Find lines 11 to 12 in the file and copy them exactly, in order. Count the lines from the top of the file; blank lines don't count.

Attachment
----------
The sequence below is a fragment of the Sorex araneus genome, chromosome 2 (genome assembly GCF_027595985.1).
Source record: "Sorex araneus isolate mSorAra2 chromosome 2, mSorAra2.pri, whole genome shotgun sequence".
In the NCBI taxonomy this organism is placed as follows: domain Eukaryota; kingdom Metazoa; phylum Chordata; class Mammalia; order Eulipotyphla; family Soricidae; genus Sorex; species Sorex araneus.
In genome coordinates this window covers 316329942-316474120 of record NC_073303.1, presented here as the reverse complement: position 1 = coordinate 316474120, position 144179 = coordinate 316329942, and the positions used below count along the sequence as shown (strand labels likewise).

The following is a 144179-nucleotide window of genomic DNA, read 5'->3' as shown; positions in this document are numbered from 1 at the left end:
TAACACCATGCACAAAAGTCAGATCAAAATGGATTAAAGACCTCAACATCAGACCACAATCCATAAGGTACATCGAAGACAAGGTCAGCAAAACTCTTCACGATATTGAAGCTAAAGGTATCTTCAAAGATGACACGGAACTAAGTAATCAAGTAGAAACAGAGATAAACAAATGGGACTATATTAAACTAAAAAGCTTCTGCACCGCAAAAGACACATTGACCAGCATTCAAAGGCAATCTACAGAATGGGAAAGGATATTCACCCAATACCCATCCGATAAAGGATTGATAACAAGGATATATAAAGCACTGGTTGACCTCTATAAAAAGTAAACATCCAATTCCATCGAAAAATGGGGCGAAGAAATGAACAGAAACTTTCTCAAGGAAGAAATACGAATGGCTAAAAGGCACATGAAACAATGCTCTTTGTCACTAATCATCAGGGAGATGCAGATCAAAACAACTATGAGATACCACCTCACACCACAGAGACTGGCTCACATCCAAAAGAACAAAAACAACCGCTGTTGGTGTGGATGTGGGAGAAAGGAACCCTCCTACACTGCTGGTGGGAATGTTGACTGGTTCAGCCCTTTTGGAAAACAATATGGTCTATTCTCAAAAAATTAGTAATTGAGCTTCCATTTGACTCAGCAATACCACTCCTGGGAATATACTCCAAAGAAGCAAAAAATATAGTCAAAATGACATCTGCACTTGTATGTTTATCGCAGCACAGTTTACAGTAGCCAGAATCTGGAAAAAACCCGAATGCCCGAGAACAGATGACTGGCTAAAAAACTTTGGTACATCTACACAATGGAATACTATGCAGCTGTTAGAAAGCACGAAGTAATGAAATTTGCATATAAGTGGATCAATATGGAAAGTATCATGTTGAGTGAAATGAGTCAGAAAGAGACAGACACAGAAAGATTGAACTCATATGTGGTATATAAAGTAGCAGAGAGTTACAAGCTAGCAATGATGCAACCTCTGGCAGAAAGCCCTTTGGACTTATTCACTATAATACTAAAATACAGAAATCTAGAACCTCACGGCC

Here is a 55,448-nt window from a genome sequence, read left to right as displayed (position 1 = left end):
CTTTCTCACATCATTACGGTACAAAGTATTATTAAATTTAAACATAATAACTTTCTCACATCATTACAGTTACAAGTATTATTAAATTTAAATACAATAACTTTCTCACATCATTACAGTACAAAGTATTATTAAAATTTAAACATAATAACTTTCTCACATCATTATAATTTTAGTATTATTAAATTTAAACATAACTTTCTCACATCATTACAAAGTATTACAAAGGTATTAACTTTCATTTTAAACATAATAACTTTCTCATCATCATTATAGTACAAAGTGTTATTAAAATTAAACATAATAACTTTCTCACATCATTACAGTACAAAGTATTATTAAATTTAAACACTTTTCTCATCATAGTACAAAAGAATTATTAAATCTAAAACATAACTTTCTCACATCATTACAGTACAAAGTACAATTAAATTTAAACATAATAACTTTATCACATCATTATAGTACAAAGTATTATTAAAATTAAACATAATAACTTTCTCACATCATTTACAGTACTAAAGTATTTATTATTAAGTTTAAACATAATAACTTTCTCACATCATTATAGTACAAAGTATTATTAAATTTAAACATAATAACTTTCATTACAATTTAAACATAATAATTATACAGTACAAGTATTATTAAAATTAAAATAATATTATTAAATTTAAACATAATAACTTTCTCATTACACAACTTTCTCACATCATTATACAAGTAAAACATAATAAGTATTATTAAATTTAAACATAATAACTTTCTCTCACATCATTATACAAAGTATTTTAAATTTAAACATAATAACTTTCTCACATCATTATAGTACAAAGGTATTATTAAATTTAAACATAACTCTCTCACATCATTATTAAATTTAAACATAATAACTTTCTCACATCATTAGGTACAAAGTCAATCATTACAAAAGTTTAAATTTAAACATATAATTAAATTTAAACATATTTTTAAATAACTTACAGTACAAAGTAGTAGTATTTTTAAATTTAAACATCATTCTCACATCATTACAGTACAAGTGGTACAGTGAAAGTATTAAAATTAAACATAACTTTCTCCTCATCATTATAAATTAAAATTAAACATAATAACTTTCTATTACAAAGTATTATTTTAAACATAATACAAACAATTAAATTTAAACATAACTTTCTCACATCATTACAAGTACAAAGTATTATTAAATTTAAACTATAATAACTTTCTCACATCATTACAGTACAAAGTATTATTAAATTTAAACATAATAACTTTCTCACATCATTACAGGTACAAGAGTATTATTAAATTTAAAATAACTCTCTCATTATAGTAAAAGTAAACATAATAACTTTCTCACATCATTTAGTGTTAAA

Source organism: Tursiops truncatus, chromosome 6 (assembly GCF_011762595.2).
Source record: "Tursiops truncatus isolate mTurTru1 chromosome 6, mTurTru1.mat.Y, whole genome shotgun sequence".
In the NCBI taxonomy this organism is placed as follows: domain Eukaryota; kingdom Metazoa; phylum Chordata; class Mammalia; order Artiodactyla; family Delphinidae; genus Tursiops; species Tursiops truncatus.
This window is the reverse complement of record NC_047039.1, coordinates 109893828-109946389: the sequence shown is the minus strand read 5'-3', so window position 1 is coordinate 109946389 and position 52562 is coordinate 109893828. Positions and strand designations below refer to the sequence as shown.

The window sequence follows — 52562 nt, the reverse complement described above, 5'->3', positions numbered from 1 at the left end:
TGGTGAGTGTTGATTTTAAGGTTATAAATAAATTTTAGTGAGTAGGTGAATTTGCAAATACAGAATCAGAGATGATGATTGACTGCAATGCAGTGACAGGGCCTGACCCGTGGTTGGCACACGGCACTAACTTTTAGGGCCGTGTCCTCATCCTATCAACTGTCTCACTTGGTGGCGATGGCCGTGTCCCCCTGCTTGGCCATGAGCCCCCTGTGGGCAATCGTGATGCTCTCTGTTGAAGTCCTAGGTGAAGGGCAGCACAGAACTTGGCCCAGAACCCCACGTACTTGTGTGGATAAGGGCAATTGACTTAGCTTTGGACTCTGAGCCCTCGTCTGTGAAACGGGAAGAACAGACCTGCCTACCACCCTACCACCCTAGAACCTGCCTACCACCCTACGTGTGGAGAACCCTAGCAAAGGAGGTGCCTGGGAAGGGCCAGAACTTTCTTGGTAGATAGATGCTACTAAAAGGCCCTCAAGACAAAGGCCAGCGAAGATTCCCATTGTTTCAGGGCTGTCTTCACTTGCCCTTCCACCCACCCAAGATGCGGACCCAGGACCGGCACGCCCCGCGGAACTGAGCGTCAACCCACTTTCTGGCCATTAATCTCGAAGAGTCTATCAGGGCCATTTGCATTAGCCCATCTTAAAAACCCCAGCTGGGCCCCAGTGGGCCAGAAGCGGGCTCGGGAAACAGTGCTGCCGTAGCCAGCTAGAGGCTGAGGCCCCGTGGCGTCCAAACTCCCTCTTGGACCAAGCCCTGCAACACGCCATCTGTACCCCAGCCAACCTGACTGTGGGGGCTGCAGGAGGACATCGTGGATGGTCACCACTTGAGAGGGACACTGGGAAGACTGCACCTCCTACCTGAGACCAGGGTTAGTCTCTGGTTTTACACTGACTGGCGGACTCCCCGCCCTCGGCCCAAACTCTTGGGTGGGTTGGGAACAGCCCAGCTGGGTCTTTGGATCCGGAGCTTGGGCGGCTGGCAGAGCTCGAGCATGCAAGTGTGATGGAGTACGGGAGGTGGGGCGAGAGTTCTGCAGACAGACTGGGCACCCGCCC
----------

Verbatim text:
In the NCBI taxonomy this organism is placed as follows: domain Eukaryota; kingdom Metazoa; phylum Chordata; class Mammalia; order Artiodactyla; family Delphinidae; genus Tursiops; species Tursiops truncatus.
This window is the reverse complement of record NC_047039.1, coordinates 109893828-109946389: the sequence shown is the minus strand read 5'-3', so window position 1 is coordinate 109946389 and position 52562 is coordinate 109893828. Positions and strand designations below refer to the sequence as shown.